We brainstormed some ideas for the SWET3 theme during the car ride home, and teaching exploratory testing did in fact come up as an alternative. We’ll see.

Henrik Emilsson April 11th, 2011

@Fredrik and Tobbe: I’m with Fredrik here on at least one thing. As I saw it, the TMAP-adaption was made for the test analysis/planning done for each package, so it was only used in a part of the entire “process”. However, it was this part that got most attention and what we discussed most of the time.

Fredrik Scheja April 11th, 2011

Torbjörn: Yes I know, who is the one being fearless now, my friend ;-) And yes, I am proud of my accomplishment and the result, but it would be unproffessional of me to use and present a checklist for you without telling you where it was borrowed from. Then, yes, I might use it in a way that it was never meant to be used, but that is what I do, that is the beauty of it =)

I respect your opinion but Isn’t this getting a bit old, this war between the empire and the rebels? The factory school against the context driven? Why can’t we just bury our hatches and agree upon that testing is all about finding out and presenting valuable information about the test object in an efficient manor? And I am certain that we can find good stuff to use on both sides. Why waste energy of irrelevant questions if something is pure tmap or et – or pure agile, scrum, kanban for that matter. Why discuss how much of tmap is allowed to be called tmap? That is irrelevant for me personally. Why discuss if a painting is renaissance or gothic art, when what we really just want is a beautiful painting that ties our room together and therefore fit our needs. The relevant question is, if this checklist has been an efficient tool to use in a certain way for me, could it be used or adopted to become an efficient tool for someone else? This is more interesting to me than spending energy on “Is this really tmap and are you allowed to use it like that?” If you´d like, I can label my approach SchejMap instead. :-) I look forward to the future discussions, it is exciting to see where this will lead us. Thanks for all your feedback.

Torbjörn Ryber April 11th, 2011

Ah, now we are getting to the key point. “Agreeing that finding and presenting valuable information in an efficient manor.” Because I do NOT believe that “we” all agree on that.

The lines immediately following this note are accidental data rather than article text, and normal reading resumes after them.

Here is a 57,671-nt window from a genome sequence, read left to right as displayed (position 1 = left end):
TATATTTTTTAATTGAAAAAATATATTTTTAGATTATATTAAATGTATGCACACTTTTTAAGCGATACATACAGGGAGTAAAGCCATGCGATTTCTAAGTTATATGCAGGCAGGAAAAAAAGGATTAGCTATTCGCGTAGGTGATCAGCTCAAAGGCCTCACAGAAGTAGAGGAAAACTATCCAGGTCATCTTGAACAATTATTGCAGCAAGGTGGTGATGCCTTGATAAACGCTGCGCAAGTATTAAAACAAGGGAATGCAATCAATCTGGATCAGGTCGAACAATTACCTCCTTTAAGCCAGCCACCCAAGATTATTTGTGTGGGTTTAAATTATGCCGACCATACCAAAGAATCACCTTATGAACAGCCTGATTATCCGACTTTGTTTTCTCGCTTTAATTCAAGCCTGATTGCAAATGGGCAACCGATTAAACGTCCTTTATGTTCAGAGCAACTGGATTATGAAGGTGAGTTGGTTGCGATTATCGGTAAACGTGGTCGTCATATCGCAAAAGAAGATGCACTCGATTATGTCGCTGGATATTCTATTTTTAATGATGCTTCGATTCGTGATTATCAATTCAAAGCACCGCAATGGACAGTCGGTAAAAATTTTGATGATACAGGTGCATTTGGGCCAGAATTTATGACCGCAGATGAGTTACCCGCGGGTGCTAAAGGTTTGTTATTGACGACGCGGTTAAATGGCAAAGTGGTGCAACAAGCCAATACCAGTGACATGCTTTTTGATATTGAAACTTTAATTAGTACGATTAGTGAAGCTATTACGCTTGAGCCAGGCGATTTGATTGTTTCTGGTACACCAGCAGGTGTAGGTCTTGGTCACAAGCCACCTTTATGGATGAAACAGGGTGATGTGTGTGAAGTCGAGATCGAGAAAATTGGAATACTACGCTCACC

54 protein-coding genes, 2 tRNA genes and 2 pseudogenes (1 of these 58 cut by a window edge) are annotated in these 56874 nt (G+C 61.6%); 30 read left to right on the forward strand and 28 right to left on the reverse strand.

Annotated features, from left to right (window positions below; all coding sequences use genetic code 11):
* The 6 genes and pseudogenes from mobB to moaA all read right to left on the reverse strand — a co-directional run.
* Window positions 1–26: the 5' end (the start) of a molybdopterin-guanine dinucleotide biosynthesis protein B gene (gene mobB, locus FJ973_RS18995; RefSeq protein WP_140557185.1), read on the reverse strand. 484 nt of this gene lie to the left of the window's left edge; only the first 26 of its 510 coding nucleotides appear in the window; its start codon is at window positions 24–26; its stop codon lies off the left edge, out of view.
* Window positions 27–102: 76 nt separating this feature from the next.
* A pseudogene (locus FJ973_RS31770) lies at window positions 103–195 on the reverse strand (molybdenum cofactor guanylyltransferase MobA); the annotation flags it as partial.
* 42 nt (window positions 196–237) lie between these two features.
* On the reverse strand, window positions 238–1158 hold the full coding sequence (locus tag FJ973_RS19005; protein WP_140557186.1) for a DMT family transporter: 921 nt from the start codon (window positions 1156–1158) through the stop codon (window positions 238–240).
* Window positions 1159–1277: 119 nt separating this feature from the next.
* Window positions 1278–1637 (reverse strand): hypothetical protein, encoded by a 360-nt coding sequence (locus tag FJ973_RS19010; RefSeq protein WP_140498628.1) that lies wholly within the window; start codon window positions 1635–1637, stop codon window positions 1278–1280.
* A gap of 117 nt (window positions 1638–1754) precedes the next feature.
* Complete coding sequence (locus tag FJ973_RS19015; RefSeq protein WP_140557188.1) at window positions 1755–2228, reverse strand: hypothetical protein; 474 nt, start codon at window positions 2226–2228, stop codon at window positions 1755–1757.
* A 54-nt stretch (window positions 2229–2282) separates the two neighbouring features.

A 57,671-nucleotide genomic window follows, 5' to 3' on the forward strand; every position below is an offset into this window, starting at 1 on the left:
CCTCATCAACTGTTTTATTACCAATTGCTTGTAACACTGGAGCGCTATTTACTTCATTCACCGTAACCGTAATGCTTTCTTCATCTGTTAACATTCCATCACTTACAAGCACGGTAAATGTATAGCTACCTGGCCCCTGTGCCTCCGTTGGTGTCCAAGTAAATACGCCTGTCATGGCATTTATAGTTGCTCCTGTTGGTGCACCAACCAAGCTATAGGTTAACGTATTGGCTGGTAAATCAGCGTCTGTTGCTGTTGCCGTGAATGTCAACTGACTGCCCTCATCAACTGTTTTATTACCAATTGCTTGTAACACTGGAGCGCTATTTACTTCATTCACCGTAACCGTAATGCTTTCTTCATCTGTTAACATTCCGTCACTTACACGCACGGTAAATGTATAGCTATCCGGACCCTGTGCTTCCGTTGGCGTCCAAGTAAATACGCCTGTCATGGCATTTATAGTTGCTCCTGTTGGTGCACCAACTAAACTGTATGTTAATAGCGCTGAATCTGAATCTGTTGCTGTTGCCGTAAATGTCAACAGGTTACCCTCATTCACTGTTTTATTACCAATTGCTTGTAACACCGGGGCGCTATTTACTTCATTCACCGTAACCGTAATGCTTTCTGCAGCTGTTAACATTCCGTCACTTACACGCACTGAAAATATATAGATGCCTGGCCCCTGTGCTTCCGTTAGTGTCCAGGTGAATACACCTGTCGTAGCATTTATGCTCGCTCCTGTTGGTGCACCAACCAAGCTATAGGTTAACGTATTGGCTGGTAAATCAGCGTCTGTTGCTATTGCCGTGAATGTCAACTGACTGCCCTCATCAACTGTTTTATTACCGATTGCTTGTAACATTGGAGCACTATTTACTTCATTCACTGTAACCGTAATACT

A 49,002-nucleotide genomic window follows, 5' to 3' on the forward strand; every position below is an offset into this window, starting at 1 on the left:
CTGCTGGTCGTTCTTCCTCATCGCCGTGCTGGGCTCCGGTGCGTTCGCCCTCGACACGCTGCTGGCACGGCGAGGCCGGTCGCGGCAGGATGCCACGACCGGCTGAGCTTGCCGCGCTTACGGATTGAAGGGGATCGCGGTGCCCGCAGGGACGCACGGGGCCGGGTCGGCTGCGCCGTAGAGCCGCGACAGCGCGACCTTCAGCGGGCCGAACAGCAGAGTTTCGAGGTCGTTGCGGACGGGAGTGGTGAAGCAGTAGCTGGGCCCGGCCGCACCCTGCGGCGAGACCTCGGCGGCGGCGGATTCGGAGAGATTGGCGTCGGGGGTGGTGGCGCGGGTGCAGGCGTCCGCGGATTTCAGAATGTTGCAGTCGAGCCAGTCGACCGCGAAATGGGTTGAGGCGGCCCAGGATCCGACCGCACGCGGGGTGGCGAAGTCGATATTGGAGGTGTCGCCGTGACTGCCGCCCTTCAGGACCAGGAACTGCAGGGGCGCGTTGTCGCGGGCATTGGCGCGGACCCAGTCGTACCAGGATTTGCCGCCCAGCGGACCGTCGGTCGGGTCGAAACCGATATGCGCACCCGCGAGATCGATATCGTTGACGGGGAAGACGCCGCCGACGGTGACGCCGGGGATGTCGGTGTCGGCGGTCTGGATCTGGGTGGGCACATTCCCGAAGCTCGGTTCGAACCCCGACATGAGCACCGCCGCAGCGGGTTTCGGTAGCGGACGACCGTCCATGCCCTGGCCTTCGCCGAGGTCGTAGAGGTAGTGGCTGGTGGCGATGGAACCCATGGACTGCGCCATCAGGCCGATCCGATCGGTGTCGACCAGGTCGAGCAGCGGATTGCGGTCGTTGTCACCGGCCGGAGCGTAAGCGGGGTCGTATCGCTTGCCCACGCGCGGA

And if the different schools would agree on the above – then “we” would still not agree on what is the best way of reaching that goal. And I admit that I was for many years trapped in the factory school of thought. Remember I went to the first ISEB Practitioner class ever and took the certification as well. Many of those ideas did trap me for a long time until i first read what James Bach had to say and took the RST class. Saying that we agree would be to saying that waterfall and agile development agree. Yes there are most likely good parts in different schools as well as in TMAP and I will readily adapt anything I find of value.

I recommend that you read Bret Pettichords piece on schools http://www.io.com/~wazmo/papers/four_schools.pdf if you have not already and acknowledge that there are some fundamental differences in what testers think is important.

And, no – I wil not stop arguing against something I think is hurting our craft!

Fredrik Scheja April 12th, 2011

Ah, yes, I think what I am trying to say is that I don’t see the factory school as a hurtful threat against our craft any more, just as the agile community doesn´t see waterfall approach as a threat. No one argues for a good-old-waterfall development process any more, and according to my point of view the factory school followers are already put on the WWF list of endagered species.

[...] thoughts on SWET2 can be found: The test eye: Highlights from SWET2 The test eye: Thoughts from SWET2 Test and tech: SWET2 – A great way to spend a [...]

Rajesh Mathur April 15th, 2011

Impressive. Good work guys.

You don’t know me. My name is Rajesh and I am Enterprise Testing Lead at Cathay Pacific Airways in Hong Kong. My colleague Erik Peterson, who is a well known name in software testing community, told me about your get-together and Google helped me to find you. :o )
I will attempt to post some valuable comments/feedback about exploratory testing sometime later this week. And who knows we have a meeting among us in Hong Kong next time.
I have recently started a Linkedin group for Hong Kong testers and I will encourage you to participate. Again, who knows we work together some time.
The group is Hong Kong Software Testing Association. There isn’t much activity at this moment, but I guarantee it will be a successful association soon.
Cheers till then,
Regards
Rajesh

Henrik Emilsson April 15th, 2011

Thanks Rajesh,

Let us know if you wanna have some help with arranging a peer conference.(Or any other who reads this and want to get some tips on this). You can reach me at henrik.emilsson (a) thetesteye.com or the others by the same algorithm :-)

Good luck and have an interesting meeting!
Cheers,
Henrik

Darren McMillan April 27th, 2011

Wonderful summary of what sounds like a fantastic event.

Thanks Torbjörn for sharing this with us.